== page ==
An Antarctic ice shelf half the size of Rhode Island will break off into the ocean within the next five years according to a NASA study.
Already cracked since 2002, Larsen B, situated closest to the tip of South America, is one of many such structures predicted to cause an acceleration in the rise of sea levels when it finally disintegrates in what’s expected to be 2020.
The shelf covers 625 square miles and is one of many frozen masses which overhang the continent around its edges, the largest of which is the size of France.
Once gone, the glaciers behind Larsen B, which themselves have already thinned by 20m in depth since the 2002 incident, will have nothing to stop them from slipping into the waters at an increased rate putting further pressure on global waters.
The findings, published in the Earth and Planetary Science Letters journal, used data gathered from air surveys and radar to study the 10,000-year-old rice shelf remnant.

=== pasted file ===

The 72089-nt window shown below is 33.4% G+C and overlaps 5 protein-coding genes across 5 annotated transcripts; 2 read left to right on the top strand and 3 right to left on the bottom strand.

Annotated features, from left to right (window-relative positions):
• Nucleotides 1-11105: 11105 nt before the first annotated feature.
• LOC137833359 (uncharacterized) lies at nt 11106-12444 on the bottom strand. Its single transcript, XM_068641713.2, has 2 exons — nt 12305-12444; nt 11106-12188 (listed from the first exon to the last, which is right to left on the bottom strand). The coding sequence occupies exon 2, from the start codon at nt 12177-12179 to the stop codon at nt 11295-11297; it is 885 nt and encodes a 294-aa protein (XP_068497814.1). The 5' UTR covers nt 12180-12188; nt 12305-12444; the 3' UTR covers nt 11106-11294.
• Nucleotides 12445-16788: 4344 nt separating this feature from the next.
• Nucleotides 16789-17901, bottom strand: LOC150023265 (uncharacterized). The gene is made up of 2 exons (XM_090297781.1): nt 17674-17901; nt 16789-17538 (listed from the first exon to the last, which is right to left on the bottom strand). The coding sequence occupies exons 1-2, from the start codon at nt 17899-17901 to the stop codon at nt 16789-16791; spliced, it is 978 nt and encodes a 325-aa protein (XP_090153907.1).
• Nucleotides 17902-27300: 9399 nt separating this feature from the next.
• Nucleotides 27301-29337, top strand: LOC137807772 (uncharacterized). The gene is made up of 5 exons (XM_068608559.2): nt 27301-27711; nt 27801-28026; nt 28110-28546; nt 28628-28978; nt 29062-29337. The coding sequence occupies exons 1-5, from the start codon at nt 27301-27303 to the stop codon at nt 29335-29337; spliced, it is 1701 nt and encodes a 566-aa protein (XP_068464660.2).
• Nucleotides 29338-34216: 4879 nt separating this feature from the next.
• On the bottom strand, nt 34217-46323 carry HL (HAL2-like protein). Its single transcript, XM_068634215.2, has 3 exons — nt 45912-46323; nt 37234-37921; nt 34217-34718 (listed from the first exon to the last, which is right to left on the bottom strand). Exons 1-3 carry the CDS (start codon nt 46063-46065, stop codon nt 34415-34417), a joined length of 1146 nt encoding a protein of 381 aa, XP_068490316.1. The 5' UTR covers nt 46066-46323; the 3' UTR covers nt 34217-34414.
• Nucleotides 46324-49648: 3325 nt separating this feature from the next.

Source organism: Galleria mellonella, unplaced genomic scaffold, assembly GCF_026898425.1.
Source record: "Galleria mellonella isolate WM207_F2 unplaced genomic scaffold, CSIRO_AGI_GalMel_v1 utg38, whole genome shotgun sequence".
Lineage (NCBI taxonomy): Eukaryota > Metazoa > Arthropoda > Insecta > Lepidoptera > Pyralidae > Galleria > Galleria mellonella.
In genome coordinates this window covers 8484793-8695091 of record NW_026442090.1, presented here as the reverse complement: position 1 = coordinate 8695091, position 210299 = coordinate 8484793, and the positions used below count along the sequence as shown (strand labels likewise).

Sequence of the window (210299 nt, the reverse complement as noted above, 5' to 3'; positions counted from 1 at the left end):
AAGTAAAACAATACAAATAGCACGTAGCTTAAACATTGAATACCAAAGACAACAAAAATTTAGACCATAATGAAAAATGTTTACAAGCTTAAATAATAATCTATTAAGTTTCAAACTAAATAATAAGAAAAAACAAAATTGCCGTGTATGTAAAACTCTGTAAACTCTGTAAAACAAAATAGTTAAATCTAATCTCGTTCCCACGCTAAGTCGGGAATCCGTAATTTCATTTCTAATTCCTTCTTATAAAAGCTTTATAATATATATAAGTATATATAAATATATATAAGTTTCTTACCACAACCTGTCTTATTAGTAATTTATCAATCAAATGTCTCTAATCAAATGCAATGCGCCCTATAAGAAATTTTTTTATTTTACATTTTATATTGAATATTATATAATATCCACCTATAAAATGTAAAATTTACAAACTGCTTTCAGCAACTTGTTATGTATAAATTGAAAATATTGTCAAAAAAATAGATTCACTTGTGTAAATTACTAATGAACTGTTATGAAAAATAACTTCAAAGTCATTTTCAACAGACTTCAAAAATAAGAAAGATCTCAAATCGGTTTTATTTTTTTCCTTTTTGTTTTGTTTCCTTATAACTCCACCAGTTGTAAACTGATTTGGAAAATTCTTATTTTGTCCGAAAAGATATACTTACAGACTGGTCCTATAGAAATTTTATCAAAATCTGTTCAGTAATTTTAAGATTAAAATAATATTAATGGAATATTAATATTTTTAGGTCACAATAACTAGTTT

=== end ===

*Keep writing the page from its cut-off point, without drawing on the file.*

NASA’s report comes as another stark warning of the dangers of climate change and the need to manage CO2 emissions to slow sea level rise and protect coastal regions. In 2000, a UN environmental panel predicted that the Maldives would be uninhabitable by the year 2100.
Register for free to continue reading
Registration is a free and easy way to support our truly independent journalism
By registering, you will also enjoy limited access to Premium articles, exclusive newsletters, commenting, and virtual events with our leading journalists
Already have an account? sign in
Join our new commenting forum
Join thought-provoking conversations, follow other Independent readers and see their replies